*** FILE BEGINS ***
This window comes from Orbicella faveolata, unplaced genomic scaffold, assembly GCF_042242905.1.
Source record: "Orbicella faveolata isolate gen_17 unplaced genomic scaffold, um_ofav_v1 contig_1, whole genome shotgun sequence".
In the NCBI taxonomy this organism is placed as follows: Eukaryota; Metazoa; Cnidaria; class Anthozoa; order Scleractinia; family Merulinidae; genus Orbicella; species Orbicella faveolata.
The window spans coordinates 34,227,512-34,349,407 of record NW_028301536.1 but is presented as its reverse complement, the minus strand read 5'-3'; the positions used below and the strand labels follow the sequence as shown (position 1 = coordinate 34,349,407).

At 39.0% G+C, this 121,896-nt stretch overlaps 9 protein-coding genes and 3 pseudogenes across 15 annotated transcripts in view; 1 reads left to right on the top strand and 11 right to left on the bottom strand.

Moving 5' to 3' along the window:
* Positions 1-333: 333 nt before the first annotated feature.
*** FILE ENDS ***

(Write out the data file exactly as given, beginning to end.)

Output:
This window comes from Orbicella faveolata, unplaced genomic scaffold, assembly GCF_042242905.1.
Source record: "Orbicella faveolata isolate gen_17 unplaced genomic scaffold, um_ofav_v1 contig_1, whole genome shotgun sequence".
In the NCBI taxonomy this organism is placed as follows: Eukaryota; Metazoa; Cnidaria; class Anthozoa; order Scleractinia; family Merulinidae; genus Orbicella; species Orbicella faveolata.
The window spans coordinates 34,227,512-34,349,407 of record NW_028301536.1 but is presented as its reverse complement, the minus strand read 5'-3'; the positions used below and the strand labels follow the sequence as shown (position 1 = coordinate 34,349,407).

At 39.0% G+C, this 121,896-nt stretch overlaps 9 protein-coding genes and 3 pseudogenes across 15 annotated transcripts in view; 1 reads left to right on the top strand and 11 right to left on the bottom strand.

Moving 5' to 3' along the window:
* Positions 1-333: 333 nt before the first annotated feature.